Total numbers involved amounting to about 300,000. The main vision was on the improvement of services rendered to the four million pupils in the schools system with an emphasis on those in the deficit areas, in the dry zones in particular.

By the grant of extra inputs in personnel and resources to ensure the proper delivery of education in schools, monitoring of education was felt essential. A systematic scheme of annual and casual or surprise school inspections was enforce through supervisory teams comprising education officers and Circuit Inspectors of schools.

Currently well programmed school inspections are not done. Annual school returns, updated school files and reports may be in neglect now.

As such proper assessment of work in schools and teaching staff may not be done. The grant of annual incremental credit and useful work reports for promotions are not maintained, as is mandatory and accordingly done in respect of public officers in others services.

A few unique action taken then to further informal education.

i. Parents Charter prepared in Sinhala and Tamil was sent out to all schools in the country in NESW for discussion with parents on their rights and duties to participate in the education and welfare and health of their children.

ii. Appointment of teachers: The majority of teachers were posted to rural areas - eg in 1989/90, 25,000 teacher trainees were selected from all Pradeshiya Sabhas and given appointments in their home towns except the Science, Maths, English qualified who were sent to deficit areas.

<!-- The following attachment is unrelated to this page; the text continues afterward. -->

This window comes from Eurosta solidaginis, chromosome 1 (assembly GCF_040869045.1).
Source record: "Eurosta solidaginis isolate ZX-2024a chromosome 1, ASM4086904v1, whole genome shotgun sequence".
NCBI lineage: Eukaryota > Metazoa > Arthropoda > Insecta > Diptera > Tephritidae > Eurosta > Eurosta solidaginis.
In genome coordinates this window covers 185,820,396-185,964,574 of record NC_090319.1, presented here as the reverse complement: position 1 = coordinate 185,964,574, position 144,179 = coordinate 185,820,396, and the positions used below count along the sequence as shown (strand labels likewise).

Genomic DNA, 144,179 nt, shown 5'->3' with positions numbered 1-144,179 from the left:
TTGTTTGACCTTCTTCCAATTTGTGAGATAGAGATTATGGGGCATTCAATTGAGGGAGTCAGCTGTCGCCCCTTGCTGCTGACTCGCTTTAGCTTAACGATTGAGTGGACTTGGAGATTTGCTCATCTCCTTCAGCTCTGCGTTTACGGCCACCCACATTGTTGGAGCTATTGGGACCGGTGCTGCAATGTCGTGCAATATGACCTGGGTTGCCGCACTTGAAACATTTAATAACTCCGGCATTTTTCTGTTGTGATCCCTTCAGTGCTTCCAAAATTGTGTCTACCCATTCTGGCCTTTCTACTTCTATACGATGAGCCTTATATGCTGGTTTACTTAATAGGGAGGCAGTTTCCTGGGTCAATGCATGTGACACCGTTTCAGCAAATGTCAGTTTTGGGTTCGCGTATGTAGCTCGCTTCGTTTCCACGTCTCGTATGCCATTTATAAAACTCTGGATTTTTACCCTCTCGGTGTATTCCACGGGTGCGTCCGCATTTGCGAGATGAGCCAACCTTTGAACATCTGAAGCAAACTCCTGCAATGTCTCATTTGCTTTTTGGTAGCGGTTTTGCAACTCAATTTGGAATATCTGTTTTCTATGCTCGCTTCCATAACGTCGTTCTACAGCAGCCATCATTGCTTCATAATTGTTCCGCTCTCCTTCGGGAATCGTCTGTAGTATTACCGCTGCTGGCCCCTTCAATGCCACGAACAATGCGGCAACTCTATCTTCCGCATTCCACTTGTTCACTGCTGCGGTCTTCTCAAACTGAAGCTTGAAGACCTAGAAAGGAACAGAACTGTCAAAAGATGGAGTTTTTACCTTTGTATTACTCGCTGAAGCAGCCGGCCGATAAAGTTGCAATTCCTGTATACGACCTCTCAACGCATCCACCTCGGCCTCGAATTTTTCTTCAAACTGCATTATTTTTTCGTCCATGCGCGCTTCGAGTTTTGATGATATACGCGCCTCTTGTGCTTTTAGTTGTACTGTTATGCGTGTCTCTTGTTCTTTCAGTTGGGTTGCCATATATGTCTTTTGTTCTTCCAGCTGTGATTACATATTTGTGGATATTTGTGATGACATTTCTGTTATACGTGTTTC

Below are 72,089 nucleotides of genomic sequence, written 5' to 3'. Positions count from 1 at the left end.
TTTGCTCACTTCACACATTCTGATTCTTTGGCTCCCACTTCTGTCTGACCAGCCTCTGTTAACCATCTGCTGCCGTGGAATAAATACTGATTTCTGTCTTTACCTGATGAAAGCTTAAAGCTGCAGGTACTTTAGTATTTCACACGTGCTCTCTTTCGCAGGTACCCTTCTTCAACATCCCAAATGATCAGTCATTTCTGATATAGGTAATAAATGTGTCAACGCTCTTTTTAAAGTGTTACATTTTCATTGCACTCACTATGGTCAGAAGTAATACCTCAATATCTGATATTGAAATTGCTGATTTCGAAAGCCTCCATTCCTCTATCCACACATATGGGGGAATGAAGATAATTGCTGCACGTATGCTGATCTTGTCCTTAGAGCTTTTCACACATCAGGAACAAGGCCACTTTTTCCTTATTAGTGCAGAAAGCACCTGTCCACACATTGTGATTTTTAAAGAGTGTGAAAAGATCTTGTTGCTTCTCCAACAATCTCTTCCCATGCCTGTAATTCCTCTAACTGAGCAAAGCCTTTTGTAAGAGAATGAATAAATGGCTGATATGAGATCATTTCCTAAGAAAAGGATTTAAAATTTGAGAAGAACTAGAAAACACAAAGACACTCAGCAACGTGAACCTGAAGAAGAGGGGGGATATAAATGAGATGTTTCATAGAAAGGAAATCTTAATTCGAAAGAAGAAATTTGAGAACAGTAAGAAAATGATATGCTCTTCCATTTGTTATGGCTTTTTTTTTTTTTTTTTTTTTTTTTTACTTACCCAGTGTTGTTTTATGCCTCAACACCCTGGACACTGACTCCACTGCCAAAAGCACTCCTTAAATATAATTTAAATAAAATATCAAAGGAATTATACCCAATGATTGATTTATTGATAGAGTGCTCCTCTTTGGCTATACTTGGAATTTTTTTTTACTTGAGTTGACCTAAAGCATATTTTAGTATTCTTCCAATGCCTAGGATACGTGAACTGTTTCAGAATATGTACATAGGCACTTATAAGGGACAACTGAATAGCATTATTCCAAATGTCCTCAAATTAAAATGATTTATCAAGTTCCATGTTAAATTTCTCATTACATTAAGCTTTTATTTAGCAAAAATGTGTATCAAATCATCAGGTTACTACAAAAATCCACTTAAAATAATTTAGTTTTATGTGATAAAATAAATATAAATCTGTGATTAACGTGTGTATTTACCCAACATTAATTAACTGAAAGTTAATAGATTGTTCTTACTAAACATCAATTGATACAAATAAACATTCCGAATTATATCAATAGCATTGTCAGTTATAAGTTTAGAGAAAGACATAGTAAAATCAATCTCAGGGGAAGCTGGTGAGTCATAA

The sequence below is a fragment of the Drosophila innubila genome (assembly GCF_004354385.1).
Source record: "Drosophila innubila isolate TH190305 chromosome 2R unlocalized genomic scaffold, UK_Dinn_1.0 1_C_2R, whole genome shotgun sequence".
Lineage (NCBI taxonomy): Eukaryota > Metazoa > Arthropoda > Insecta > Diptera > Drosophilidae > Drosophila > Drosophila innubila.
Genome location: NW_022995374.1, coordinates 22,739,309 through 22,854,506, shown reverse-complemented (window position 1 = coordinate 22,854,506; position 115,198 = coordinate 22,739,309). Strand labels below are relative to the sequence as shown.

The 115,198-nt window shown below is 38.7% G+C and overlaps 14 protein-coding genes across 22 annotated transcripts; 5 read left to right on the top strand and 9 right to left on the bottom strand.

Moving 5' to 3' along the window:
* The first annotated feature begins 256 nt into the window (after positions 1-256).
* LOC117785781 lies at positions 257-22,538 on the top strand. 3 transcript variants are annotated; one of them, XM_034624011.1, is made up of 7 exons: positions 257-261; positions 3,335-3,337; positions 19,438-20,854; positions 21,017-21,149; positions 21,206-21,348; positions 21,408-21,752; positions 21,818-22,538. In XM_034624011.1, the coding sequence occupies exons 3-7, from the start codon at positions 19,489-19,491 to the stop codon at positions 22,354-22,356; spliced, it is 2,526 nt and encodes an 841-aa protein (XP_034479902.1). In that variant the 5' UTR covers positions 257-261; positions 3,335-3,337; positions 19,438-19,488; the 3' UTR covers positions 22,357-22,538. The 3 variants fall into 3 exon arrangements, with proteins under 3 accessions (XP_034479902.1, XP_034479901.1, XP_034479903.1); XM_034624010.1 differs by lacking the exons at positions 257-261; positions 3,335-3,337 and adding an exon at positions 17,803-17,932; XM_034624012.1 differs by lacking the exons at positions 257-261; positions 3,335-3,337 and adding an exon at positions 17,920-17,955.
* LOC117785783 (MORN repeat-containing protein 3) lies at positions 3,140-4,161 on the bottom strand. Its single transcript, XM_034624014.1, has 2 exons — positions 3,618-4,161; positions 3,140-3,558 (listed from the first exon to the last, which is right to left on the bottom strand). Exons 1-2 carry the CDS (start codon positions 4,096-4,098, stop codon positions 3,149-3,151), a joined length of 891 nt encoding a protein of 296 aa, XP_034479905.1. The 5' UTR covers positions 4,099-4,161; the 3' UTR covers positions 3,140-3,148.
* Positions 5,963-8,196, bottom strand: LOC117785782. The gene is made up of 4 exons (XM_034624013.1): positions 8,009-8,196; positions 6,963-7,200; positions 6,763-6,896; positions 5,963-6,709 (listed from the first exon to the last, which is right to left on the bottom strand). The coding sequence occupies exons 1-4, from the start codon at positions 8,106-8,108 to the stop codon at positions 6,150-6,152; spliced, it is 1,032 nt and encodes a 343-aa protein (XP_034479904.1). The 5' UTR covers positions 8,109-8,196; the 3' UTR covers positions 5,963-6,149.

iii. SSDP Project: As there were more than 2,500 small schools with a student roll of 200/100 or less, a special project was implemented nationally in North Central, Northern, Eastern Provinces and Hambantota areas. Fortunately, the UNESCO gave a large grant to fund the cost of school development in poor areas.

iv. Teacher Supply in quality and quantity - A system of appointments were approved by the Cabinet. About 90,000 teacher appointments were given for three years.

From 25,000 Teacher-Trainees, who had to serve a four year apprentice period and complete an OJT (On the Job Training course), 6,000 graduates, 15,000 other teachers from 8,000 Volunteer Teachers, 1,500 Advanced Level qualified Science/Maths Assistance 2,230 English Assistants 200 Moulavis, 520 Diplomates from the then Colleges of Education in Home Science/Agriculture/Handicraft, 350 physical education sports.

In addition 250 terrorist victimized qualified persons in North-East were given concession appointments.

v. Promotions to the Principals' Service - As several schools did not have permanent Principals a series of formal examinations were held in 1991 to promote qualified teachers to the grades of Principal 1,2,3. The total number appointed in 1991 was 4,996.

This was based on an approved STM ethnic ratio.

Among then, 2,510 were Sinhala, 812 Jaffna Tamil, 216 Tamil-Indian origin, 343 Muslim. Boards appointed by the PSC/ESC conducted the interviews. Appointments were made by the PSC. The selections were publicized by each AG division in each subject area.

vi. Appeals on non-selection/allocation of marks, protests against selectees were investigated objectively.

The ESC/PSC Board and as OIC. I can stand up boldly and say a very honest job was done within a short time. There was no delays thanks to non-party political will and impartial monitoring by Education Ministers and the President. This was at a time few years back when the notorious Job-Bank and Chit system was in operation, adversely affecting the recruitment systems. We overcame this malicious system that was denying justice to the socially, politically and economically poor applicants.

(The writer is a former DDG Edn, Chairman ESC of the PSC, UGC member.)